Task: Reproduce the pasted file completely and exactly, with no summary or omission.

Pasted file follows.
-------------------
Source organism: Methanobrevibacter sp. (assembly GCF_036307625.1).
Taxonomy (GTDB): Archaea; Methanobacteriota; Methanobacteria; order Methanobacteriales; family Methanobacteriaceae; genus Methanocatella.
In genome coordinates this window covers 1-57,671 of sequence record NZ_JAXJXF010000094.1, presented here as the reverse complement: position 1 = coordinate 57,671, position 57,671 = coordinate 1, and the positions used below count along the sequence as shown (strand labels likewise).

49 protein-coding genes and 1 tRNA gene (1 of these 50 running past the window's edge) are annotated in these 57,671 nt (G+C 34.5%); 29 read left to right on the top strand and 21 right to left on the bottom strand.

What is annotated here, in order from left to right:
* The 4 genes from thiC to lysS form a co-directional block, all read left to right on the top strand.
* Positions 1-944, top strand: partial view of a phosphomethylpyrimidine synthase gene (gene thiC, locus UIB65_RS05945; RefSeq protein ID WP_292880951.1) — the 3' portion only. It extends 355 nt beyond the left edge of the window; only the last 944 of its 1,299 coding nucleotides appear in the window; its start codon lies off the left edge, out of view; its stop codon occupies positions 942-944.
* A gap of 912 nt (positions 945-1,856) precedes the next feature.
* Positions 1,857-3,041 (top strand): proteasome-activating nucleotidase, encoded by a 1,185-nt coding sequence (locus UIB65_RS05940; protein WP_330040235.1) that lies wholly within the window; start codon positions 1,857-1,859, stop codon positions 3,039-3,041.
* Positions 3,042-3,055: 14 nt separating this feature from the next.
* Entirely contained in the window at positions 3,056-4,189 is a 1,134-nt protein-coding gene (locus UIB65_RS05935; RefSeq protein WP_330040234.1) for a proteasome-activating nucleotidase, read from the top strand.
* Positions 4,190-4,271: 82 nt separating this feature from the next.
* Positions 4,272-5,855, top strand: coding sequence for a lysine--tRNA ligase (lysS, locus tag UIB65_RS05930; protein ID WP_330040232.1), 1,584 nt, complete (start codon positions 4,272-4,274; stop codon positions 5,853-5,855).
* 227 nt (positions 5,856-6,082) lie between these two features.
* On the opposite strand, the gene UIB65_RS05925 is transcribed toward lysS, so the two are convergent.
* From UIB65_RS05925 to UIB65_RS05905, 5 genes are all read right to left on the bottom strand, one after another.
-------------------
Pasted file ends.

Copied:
Source organism: Methanobrevibacter sp. (assembly GCF_036307625.1).
Taxonomy (GTDB): Archaea; Methanobacteriota; Methanobacteria; order Methanobacteriales; family Methanobacteriaceae; genus Methanocatella.
In genome coordinates this window covers 1-57,671 of sequence record NZ_JAXJXF010000094.1, presented here as the reverse complement: position 1 = coordinate 57,671, position 57,671 = coordinate 1, and the positions used below count along the sequence as shown (strand labels likewise).

49 protein-coding genes and 1 tRNA gene (1 of these 50 running past the window's edge) are annotated in these 57,671 nt (G+C 34.5%); 29 read left to right on the top strand and 21 right to left on the bottom strand.

What is annotated here, in order from left to right:
* The 4 genes from thiC to lysS form a co-directional block, all read left to right on the top strand.
* Positions 1-944, top strand: partial view of a phosphomethylpyrimidine synthase gene (gene thiC, locus UIB65_RS05945; RefSeq protein ID WP_292880951.1) — the 3' portion only. It extends 355 nt beyond the left edge of the window; only the last 944 of its 1,299 coding nucleotides appear in the window; its start codon lies off the left edge, out of view; its stop codon occupies positions 942-944.
* A gap of 912 nt (positions 945-1,856) precedes the next feature.
* Positions 1,857-3,041 (top strand): proteasome-activating nucleotidase, encoded by a 1,185-nt coding sequence (locus UIB65_RS05940; protein WP_330040235.1) that lies wholly within the window; start codon positions 1,857-1,859, stop codon positions 3,039-3,041.
* Positions 3,042-3,055: 14 nt separating this feature from the next.
* Entirely contained in the window at positions 3,056-4,189 is a 1,134-nt protein-coding gene (locus UIB65_RS05935; RefSeq protein WP_330040234.1) for a proteasome-activating nucleotidase, read from the top strand.
* Positions 4,190-4,271: 82 nt separating this feature from the next.
* Positions 4,272-5,855, top strand: coding sequence for a lysine--tRNA ligase (lysS, locus tag UIB65_RS05930; protein ID WP_330040232.1), 1,584 nt, complete (start codon positions 4,272-4,274; stop codon positions 5,853-5,855).
* 227 nt (positions 5,856-6,082) lie between these two features.
* On the opposite strand, the gene UIB65_RS05925 is transcribed toward lysS, so the two are convergent.
* From UIB65_RS05925 to UIB65_RS05905, 5 genes are all read right to left on the bottom strand, one after another.